It’s a bit strange keeping Stefan’s letters on a private blog. I mention him less here, but he’s never forgotten. Every Sunday we scramble to write emails to him– usually one child hanging over the others’ shoulder while they take turns on the computer. Erik’s letters are long and brilliant, mine chatty and disorganized, the boys usually write to Stefan almost the way they’d write in a journal and for Mary, letters are all about the emoticons.
After sending letters Sunday evening, I often wake up in the middle of the night looking for his email. This one was so beautiful I need to share it:
I guess I should have made this more clear, but I’m still in Perm. I leave in two days. I only knew about it last time. I’ve since then had all my sad goodbyes with all the people I’ve come to know and love here. The best though, was my friend in yellow glasses. He said he didn’t know how to say goodbye so we just very simply said, “See you later.”
That pretty much sums up my leaving here. See you later. They asked me to say some words in sacrament meeting and I talked a little about how I was grateful for everything the ward had done and for everything they had taught me. I then said that I would see them all later. That’s one of the great promises of the gospel. All the bad things will end, but nothing good ever will. We’ll see all of our friends again, all our family, and the barriers like age and language will be gone. But now I need to wait 80 years to see some of my friends again. That just gives me time to find more.
I loved your emails and I’m so glad you’re my brother Gabe. I’m also really glad for how much you love and praise us mom. That has made such a difference. Way to go. I love you.
I feel so sad to leave Perm. It feels like everything is ending. But it’s not. I still get to serve in another place, and I’m excited to start again and do things right. It’s just that all I know about missionary work and being a missionary is based in Perm. Who I am is based in Perm. I have grown and learned so much since living here. I’ve left parts of myself behind on the streets and gained new facets of my personality in people’s homes. I’ve learned so much about my purpose and my God while struggling desperately for the souls of others. This will always be for me a battleground where I became something.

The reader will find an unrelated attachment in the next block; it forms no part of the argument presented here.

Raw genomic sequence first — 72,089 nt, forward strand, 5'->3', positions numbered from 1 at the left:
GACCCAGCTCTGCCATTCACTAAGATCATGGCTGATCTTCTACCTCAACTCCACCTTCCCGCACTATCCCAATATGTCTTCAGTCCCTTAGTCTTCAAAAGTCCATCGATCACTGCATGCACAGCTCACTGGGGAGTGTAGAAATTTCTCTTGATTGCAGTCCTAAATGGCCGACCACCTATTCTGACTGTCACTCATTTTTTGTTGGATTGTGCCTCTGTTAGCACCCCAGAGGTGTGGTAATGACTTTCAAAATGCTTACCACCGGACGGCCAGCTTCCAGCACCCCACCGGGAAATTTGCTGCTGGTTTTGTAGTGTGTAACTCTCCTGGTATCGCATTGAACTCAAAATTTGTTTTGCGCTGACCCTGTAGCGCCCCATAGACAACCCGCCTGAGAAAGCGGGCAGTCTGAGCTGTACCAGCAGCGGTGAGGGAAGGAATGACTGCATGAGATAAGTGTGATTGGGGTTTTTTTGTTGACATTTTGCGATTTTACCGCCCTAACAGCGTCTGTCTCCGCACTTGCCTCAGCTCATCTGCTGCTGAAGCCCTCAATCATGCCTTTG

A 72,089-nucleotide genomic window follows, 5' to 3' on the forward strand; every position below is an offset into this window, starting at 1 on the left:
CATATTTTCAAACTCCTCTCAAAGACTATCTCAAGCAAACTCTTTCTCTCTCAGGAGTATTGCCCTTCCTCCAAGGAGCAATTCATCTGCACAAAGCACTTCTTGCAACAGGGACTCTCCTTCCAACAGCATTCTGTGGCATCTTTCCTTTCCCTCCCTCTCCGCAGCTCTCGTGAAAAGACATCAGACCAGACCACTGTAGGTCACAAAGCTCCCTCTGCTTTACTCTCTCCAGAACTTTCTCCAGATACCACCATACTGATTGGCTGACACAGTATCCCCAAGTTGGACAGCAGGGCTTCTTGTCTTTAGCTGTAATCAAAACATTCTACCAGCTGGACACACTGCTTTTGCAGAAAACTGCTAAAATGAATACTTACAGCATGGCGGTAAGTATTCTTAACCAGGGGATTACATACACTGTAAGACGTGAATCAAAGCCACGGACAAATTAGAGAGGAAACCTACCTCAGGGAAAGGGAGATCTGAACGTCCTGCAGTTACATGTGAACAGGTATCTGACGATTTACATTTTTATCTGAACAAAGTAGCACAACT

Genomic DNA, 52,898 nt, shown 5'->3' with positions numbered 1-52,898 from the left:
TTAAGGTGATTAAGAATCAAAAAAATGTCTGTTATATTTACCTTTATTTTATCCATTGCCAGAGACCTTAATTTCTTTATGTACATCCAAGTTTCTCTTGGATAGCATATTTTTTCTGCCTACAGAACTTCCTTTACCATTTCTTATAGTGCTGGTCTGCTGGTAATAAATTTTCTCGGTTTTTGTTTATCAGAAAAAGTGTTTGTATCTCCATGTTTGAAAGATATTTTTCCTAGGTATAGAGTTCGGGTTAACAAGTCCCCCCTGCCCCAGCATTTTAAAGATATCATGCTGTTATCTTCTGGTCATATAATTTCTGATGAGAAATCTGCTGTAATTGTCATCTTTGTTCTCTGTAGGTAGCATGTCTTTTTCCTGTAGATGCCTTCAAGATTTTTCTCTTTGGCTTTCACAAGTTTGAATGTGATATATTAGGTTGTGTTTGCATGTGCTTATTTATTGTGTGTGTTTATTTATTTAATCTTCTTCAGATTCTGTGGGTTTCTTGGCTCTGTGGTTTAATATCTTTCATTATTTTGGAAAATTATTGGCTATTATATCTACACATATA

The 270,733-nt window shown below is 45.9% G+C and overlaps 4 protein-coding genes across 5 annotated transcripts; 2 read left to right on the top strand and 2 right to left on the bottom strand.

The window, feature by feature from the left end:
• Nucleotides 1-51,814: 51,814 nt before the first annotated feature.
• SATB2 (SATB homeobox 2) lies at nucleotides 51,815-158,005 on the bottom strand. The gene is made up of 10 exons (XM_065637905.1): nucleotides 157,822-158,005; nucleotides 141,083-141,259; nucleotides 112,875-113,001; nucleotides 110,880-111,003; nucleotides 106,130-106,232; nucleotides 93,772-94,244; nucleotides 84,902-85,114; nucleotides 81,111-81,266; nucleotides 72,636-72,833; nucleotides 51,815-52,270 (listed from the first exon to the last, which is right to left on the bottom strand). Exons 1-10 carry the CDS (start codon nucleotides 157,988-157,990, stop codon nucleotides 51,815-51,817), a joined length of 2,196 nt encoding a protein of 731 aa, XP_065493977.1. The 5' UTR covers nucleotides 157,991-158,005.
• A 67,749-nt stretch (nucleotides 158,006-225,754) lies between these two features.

I know it doesn’t make for a good letter, and it must be hard to understand from thousands of miles away, but I need to say it. Our letters help us to stay in contact. You’ll be able to understand when I get back why polar bears cause me to be wistful and why I buy giant bags of buckwheat from IFA. I remember when I was leaving and mom said I wouldn’t change much. I agreed because I was thinking about basic habits that I already did like reading scriptures and praying. But I have put enough of myself into the lives of people here that we will always remember one another.
Well, sorry for another highly contemplative and sad letter. I started thinking about all the people and friends I’ve said goodbye to, never to see again, and it was just heart-wrenching. But one thing I can tell you. I will come back. You are my family and I will always remember you. Families are forever. I’ve never seen those words so much as an oath or war cry until now. But this is a war, and that is our standard.
I’m sorry if my letter makes you sad. If it’s just uninteresting, then read it again. But if it made you sad, just use that as a reason to be like Gabe and give Mom a hug or be nice to Xander. Smile at Hans and play with Mary. Say thanks to Dad and laugh with Ben. Or send a letter to your brother who loves you still.